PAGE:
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How to stop your smart tv (and outsiders) from spying on you

(TECH NEWS) What to do if you buy a Smart TV but don’t want outsiders using it to spy on you.

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Wolf in sheep’s clothing

So, there’s probably a spy in your house. I mean, I’m not certain. I don’t have, like, a personal army of silverfish up in your pad, feeding me your secrets… that you know of.

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No, I’m afraid, as is so often the case among spies, a friend has turned on you.

Your home television; that big warm rectangle of post-work bliss is also probably the biggest, most emphatically unlocked door in your digital house.

Feels like a betrayal, doesn’t it? That shiny plastic jerk has been the centerpiece of American home life since Howdy Doody and Milton Berle. Seriously. The first successful American television, this sexy beast, hit the market in 1946, a good 70 years ago. People are dying of old age who have never lived in a house without a TV.

Why now? Why this treachery, old friend?

Because, it says, as it tears one of those plastic-like Mission Impossible Tom Cruise masks off, it’s not your friend at all. That’s no television!

It’s a very big, very dumb smartphone.

Not completely screwed

Not always, of course. If your set still looks a pizza oven rather than a pizza box, feel free to go about your business. You’re done here. CRT is the way to be.

But for most of us televising in the current century, our TVs are at least a little “smart.” In this context, that just means they send and receive digital information.

Short of digitally or physically disabling that functionality, you are not in control of what information your TV is or is not sharing, or with whom.

At the risk of editorializing, that sucks.

Thankfully, some worthy geeks have addressed themselves to the problem. Their results boil down to two solutions, both slightly less demanding than your previous best option, which was tearing every single thing out of your TV that was engineered later than Sputnik and resigning yourself to a Netflix-less life.

1. The Gentle Lobotomy

This one’s a bit of a cheat, because it does involve turning off the smart features of your Smart TV. It’s only a bit of a cheat, though, because then you just replace those features with another thing that provides most of the same features through a different service: one built by people who both (a) know and (b) care about data security.

My own Amazon Fire stick has served me nobly in that respect for years, but several other solutions exist.

As a datasec solution, a properly branded dongle is particularly useful to people already invested in compatible services.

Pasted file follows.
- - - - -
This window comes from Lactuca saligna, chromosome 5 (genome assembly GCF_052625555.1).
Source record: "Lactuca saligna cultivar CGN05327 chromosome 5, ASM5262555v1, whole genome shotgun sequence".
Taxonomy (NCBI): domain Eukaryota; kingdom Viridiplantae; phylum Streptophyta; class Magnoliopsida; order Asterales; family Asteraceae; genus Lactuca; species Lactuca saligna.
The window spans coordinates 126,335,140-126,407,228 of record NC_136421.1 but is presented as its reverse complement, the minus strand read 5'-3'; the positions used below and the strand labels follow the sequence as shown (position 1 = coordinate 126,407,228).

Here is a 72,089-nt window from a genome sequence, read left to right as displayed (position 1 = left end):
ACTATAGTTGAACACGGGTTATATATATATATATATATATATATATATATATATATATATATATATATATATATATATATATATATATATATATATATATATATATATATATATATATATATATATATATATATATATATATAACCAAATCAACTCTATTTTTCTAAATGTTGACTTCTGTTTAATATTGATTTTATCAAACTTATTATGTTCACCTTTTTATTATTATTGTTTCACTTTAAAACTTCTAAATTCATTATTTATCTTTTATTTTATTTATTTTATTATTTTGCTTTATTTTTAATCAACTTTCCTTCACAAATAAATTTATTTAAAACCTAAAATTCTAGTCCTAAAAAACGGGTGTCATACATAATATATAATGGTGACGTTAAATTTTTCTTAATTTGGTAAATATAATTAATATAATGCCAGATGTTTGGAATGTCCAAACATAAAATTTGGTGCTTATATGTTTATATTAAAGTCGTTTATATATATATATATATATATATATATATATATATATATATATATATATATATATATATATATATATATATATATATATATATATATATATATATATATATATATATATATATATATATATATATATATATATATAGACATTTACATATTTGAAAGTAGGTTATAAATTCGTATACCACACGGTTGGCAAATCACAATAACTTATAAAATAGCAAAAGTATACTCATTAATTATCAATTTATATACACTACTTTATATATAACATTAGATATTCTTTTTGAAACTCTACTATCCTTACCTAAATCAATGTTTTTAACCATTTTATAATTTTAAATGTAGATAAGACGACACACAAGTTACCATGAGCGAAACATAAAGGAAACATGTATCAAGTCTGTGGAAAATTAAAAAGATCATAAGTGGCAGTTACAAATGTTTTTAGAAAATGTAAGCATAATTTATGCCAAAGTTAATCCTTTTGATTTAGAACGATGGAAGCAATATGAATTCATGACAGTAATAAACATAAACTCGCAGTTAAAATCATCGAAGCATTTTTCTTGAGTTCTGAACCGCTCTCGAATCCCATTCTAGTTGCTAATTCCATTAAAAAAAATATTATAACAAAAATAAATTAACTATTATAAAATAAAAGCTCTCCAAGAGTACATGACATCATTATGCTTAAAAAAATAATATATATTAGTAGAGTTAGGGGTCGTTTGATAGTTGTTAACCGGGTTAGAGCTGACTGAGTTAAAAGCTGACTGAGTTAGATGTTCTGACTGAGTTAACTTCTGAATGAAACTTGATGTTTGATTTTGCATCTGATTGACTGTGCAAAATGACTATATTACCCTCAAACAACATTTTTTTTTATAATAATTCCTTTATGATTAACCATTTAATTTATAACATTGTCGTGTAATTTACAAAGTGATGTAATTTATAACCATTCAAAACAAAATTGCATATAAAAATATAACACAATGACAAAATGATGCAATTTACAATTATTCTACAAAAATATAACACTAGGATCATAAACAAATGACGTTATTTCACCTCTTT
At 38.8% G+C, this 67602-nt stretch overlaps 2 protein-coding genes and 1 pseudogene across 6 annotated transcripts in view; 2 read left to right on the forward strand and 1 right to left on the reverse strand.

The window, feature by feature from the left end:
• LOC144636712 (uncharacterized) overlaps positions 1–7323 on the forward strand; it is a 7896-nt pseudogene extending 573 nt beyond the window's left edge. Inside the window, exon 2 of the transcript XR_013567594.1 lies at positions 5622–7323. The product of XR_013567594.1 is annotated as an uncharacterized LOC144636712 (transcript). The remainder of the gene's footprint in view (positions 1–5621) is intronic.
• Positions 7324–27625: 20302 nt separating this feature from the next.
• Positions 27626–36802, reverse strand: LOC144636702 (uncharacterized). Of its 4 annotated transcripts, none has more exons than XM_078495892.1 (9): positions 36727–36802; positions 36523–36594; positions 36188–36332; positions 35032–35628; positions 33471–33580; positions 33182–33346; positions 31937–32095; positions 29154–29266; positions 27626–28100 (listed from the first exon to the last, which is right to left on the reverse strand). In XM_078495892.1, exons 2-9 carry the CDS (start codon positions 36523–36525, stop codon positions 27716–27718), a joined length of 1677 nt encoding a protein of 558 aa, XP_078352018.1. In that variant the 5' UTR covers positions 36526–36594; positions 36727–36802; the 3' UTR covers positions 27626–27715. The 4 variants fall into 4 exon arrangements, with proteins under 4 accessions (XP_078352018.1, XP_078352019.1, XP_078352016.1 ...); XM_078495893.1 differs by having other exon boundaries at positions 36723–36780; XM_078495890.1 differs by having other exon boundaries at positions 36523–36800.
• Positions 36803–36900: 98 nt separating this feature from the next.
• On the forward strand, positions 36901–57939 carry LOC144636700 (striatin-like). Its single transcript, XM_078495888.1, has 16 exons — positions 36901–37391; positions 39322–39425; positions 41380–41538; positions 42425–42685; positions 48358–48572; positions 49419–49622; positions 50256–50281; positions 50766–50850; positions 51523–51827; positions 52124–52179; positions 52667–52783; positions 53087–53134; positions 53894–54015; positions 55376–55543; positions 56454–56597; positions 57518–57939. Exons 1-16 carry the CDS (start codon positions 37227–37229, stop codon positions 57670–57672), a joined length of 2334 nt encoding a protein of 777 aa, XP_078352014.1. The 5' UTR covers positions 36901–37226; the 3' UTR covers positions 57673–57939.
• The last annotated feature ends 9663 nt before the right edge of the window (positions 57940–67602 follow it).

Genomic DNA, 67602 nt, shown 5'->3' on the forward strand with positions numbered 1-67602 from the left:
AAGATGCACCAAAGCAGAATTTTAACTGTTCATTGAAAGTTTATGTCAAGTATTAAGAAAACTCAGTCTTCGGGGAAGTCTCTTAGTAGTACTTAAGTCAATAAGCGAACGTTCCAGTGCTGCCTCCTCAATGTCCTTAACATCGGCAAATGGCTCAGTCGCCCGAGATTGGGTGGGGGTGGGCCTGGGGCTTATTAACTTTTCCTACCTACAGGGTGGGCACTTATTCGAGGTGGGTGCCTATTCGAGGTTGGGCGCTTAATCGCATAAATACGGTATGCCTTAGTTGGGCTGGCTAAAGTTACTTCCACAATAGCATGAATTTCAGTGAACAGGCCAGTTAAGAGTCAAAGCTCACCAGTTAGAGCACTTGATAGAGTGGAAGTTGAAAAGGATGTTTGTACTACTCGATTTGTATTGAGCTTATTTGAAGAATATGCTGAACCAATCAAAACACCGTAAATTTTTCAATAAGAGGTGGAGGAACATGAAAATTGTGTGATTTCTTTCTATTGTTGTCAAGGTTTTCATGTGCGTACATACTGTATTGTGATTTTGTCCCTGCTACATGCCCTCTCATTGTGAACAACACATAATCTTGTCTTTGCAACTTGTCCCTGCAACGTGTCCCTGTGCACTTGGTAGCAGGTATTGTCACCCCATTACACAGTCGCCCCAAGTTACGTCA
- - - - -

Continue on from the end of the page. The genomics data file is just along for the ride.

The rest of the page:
For example, if you use Chrome and/or Drive and/or Gmail, at the risk of simultaneously bumming you out and stating the obvious, Google already knows everything about you worth knowing.

Good news, though! Google’s good at security, and they have a serious, market-driven reason to guarantee yours: no point knowing all your darkest secrets if everyone else does too. Get yourself a Chromecast and app yourself silly. Likewise, if you’re a Think Different type of techie, silhouette-dance yourself up an Apple TV. The cost isn’t egregious, and the comfort factor is substantial.

2. The “Daisy, Daisy” approach

This is for the hands-on crowd. If you’ve made your smart TV a serious part of your life, one of the aforementioned preloaded dongles may present too many compatibility or processing issues to serve. If that’s the case, your best option is to dig down into Settings (or your TV’s equivalent), work through the apps that have any information you’d rather not share with Putin, 4chan, or both, and deactivate their information sharing protocols.

That will cut into their usability, but at least your info will be safe.

The ugly fact is that “smart” TVs are the perfect instance of what smart people were warning consumers about back when we all got into always-on connectivity and the Internet of Things. At best, they’re machines possessed of enormous power and no responsibility. That breaks the Uncle Ben rule, and whenever you break the Uncle Ben rule, Spider-Man sheds a single tear.

At worst?

This. This is at worst. This is your TV literally peering into your house and sharing what it sees and hears with whomever has the functionality to make it do so. It was the CIA that time.

Next time?

Be skeptical

There are still some commonsense solutions, as listed above. That said, this was an unbelievable failure of responsibility on the part of the makers and sellers of the tech, and a culpable act of ignorance on the part of, well, us. The above should, if you’re lucky, keep the entire Internet from looking on in wonder as you down a half gallon of butter pecan without a spoon, six episodes deep into Great British Bake-Off.

But it’s all short term. These exploits exist because people want them, and the only way they get closed is if other people want them harder.

If it has a camera or a microphone or gets to know anything you’d rather every single other person didn’t, you need to buy on the basis that it secures that information.

That’s the Internet of Things the hard way. It’s incredibly convenient. It’s also things, and at the risk of getting unduly dark, things don’t care who they hurt.